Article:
Camden Council has unveiled proposals to let up to 500 council homes on the private market in a bid to raise £413m to bring its dilapidated stock up to the Decent Homes standard.
Almost half of Camden’s 27,000 tenants live in homes in need of improvements and this will rise to three-quarters by 2010, the authority said.
While councils often sell houses to raise revenue, it is unusual to let council housing on the open market. The plans have angered local tenant groups which said people on the waiting list would suffer.
A council spokeswoman defended the proposal, stressing it had not been approved by the executive and required ministerial clearance.
She added: “The options being considered offer a way to reduce the number of homes that have to be sold and to keep more homes in council ownership.”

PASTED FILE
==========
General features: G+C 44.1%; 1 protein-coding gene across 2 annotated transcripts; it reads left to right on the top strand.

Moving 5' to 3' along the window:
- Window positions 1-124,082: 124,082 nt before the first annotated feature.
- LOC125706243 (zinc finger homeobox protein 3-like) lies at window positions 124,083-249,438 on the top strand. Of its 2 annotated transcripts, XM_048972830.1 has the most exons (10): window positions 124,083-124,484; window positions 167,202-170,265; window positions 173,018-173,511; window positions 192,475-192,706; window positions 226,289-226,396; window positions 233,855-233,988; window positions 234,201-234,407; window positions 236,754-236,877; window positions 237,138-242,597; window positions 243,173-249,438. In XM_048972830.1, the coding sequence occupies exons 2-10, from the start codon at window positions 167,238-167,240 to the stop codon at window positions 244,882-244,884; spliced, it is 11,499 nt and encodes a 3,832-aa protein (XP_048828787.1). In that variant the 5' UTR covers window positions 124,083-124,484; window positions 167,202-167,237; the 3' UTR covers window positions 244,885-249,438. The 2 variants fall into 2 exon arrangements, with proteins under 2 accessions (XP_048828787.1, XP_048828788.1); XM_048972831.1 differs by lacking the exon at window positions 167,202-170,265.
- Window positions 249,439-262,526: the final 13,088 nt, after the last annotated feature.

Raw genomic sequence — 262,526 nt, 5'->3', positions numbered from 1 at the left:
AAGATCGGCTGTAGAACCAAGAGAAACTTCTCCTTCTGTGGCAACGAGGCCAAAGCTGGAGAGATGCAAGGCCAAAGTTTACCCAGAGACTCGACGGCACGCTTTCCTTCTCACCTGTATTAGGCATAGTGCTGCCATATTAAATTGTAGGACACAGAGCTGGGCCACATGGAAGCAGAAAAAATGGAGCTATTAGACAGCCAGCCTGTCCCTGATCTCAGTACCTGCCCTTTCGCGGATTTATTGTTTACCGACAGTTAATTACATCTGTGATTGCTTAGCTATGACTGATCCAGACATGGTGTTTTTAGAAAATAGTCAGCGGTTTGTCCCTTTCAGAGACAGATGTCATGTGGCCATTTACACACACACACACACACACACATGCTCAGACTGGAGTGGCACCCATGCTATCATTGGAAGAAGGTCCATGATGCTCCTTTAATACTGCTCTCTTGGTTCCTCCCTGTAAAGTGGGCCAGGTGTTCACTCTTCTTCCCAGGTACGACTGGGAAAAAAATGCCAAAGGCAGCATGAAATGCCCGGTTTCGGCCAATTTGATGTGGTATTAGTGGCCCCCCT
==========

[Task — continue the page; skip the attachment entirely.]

Tenants voted against the establishment of an arm’s-length management organisation five years ago, a move Camden said would have resulted in £283m of government funding.
Chartered Institute of Housing head of policy Abigail Davies said the idea was “unusual”. “It is quite normal to sell council properties to raise money, but by doing it this way the local authority can get them back at some point.”